What are the Distributional Implications of Halving Poverty in South Africa when Growth Alone is not Enough?
The South African government has set a target of halving poverty by 2014. Using microdata from the 2005/6 Income and Expenditure Survey, this article frames governmentâ€™s stated target of halving poverty by 2014 in terms of specific measures of the poverty gap and poverty headcount ratio. With the poverty line as defined here, about half the South African population is classified as poor. Even so, the aggregate poverty gap is only about 3% of GDP. Projections of poverty in 2014 under various growth scenarios indicate that growth alone will be insufficient to halve poverty by then. It would take average annual growth of 8.7% between 2006 and 2014 to halve both the poverty gap and poverty headcount ratio with the current distribution of income and expenditure. However, projections of the effects of a range of growth and distributional scenarios on poverty, using a new method for simulating pro-poor distributional change, indicate that halving poverty appears feasible with moderate growth rates and fairly mild pro-poor distributional change. The results are indicative as to the scale of distributional changes necessary to halve poverty under various growth scenarios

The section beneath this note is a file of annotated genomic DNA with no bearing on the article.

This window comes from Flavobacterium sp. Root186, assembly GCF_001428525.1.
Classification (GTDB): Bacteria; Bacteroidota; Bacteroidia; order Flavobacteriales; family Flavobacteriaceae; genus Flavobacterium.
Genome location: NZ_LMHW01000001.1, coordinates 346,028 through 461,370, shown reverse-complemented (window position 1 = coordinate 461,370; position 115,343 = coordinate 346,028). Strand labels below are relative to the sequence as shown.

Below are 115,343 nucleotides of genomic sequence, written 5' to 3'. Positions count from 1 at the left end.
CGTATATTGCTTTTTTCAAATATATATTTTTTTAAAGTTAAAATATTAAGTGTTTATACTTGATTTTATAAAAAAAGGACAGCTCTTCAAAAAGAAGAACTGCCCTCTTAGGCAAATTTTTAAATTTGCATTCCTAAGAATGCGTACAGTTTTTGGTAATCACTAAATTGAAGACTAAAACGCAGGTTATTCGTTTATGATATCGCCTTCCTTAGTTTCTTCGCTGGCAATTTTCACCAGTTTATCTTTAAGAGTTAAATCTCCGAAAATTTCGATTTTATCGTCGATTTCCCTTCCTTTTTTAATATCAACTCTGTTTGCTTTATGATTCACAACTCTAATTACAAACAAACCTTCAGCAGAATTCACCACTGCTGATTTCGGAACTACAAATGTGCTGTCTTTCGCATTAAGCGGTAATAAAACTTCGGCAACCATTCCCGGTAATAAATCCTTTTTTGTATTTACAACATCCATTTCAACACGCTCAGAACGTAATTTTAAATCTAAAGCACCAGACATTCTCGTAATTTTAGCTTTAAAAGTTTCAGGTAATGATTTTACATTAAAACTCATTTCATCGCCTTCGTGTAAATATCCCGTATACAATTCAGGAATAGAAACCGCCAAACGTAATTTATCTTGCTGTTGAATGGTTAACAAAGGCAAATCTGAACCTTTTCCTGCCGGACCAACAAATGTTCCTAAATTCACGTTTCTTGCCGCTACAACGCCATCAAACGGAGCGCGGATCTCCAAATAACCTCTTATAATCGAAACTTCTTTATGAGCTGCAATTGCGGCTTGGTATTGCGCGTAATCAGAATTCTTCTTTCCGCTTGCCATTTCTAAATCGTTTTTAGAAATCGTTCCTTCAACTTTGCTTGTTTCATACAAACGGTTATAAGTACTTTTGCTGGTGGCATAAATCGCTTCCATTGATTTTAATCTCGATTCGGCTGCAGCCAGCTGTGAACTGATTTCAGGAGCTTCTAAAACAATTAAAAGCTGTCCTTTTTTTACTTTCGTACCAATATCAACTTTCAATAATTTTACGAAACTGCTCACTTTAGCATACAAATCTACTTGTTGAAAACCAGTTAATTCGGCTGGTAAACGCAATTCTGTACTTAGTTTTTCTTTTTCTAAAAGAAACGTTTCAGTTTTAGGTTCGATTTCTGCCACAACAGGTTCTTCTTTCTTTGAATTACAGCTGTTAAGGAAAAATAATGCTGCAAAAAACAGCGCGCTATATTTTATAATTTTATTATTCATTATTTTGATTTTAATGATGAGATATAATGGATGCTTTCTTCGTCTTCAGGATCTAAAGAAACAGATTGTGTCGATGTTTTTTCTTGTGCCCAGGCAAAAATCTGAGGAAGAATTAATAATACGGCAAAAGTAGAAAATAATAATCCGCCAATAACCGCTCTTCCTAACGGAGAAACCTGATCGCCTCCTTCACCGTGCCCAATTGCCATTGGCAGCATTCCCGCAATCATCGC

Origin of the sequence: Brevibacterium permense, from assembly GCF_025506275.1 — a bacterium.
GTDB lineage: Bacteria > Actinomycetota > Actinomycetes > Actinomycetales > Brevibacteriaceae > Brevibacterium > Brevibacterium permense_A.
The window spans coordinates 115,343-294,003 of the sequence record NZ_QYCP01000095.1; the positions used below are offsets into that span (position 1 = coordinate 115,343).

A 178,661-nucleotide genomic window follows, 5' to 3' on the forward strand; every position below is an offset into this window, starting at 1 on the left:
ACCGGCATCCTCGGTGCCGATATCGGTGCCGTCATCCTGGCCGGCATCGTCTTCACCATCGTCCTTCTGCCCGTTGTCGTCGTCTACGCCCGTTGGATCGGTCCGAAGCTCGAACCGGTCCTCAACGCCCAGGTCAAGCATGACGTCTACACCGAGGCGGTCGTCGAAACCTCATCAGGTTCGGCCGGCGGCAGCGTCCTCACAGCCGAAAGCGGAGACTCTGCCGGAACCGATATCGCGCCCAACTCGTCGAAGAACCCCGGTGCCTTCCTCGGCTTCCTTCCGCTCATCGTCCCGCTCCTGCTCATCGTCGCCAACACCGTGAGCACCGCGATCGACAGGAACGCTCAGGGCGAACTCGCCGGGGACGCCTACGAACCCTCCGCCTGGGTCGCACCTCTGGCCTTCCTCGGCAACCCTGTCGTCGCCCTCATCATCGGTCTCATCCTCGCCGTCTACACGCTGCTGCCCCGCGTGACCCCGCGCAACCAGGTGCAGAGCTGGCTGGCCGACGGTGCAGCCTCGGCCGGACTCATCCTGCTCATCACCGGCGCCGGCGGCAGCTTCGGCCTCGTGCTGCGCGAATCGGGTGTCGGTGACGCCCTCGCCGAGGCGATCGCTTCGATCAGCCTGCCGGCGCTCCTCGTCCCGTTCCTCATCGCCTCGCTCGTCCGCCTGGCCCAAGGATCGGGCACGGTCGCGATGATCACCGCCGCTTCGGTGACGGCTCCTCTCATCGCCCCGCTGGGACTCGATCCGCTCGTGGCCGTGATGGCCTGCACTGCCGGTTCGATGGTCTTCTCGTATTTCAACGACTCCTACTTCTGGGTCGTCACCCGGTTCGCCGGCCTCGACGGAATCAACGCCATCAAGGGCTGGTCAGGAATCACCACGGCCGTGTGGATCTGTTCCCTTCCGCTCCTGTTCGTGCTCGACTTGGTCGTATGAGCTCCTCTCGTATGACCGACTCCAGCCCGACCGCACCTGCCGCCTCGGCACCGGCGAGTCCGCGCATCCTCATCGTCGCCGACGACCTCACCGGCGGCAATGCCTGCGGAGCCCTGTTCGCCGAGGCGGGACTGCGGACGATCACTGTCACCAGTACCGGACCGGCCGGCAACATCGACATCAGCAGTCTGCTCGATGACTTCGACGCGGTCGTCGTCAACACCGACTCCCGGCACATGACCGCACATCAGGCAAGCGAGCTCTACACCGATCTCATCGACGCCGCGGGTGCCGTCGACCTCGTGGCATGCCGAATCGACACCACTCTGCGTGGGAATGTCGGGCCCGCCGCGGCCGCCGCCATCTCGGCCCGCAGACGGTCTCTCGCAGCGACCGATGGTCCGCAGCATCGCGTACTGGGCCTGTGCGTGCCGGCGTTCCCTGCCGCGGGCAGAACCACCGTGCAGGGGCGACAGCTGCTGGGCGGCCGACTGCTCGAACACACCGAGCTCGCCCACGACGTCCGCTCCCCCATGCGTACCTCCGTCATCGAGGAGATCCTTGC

|Date of creation:||2011|
|Date of revision:|
|Contact details of provider:|| Postal: |
Phone: 021 671-3980
Fax: +27 21 671 3912
Web page: http://www.econrsa.org/
More information through EDIRC
References listed on IDEAS
Please report citation or reference errors to , or , if you are the registered author of the cited work, log in to your RePEc Author Service profile, click on "citations" and make appropriate adjustments.:
- Servaas van der Berg & Ronelle Burger & Rulof Burger & Megan Louw & Derek Yu, 2005.
"Trends in poverty and inequality since the political transition,"
01/2005, Stellenbosch University, Department of Economics.
- Servaas van der Berg & Ronelle Burger & Rulof Burger & Megan Louw & Derek Yu, 2006. "Trends in Poverty and Inequality since the Political Transition," Working Papers 06104, University of Cape Town, Development Policy Research Unit.
When requesting a correction, please mention this item's handle: RePEc:rza:wpaper:215. See general information about how to correct material in RePEc.
For technical questions regarding this item, or to correct its authors, title, abstract, bibliographic or download information, contact: (Yoemna Mosaval)
If references are entirely missing, you can add them using this form.